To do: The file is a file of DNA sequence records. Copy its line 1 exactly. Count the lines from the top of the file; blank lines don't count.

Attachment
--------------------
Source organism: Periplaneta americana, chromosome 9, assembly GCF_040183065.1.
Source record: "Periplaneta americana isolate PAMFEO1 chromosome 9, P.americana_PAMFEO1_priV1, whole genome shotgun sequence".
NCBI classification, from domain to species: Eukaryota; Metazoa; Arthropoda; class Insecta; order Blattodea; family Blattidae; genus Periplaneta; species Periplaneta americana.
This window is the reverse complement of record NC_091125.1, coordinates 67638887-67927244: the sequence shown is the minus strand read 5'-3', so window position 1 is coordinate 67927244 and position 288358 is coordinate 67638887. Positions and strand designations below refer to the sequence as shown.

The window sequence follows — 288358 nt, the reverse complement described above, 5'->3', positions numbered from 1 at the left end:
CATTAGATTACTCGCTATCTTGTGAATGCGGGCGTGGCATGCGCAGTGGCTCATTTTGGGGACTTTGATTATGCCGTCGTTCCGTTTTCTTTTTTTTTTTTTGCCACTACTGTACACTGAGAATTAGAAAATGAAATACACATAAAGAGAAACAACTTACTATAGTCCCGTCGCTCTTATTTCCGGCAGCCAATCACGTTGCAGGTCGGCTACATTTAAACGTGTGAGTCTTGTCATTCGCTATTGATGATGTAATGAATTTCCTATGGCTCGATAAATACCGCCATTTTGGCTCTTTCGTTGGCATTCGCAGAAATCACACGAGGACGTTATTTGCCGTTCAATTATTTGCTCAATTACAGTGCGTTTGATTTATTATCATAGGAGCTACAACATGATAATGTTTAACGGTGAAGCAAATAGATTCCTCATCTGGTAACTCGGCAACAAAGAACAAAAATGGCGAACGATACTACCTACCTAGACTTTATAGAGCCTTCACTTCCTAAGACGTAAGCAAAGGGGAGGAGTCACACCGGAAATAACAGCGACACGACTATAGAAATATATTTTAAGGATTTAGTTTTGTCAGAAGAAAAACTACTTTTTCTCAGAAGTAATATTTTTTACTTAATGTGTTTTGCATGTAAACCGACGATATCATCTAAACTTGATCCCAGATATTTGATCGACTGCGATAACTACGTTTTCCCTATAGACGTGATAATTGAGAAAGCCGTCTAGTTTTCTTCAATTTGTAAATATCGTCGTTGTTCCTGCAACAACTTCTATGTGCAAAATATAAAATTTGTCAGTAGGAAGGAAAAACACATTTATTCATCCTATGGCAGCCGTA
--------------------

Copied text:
Source organism: Periplaneta americana, chromosome 9, assembly GCF_040183065.1.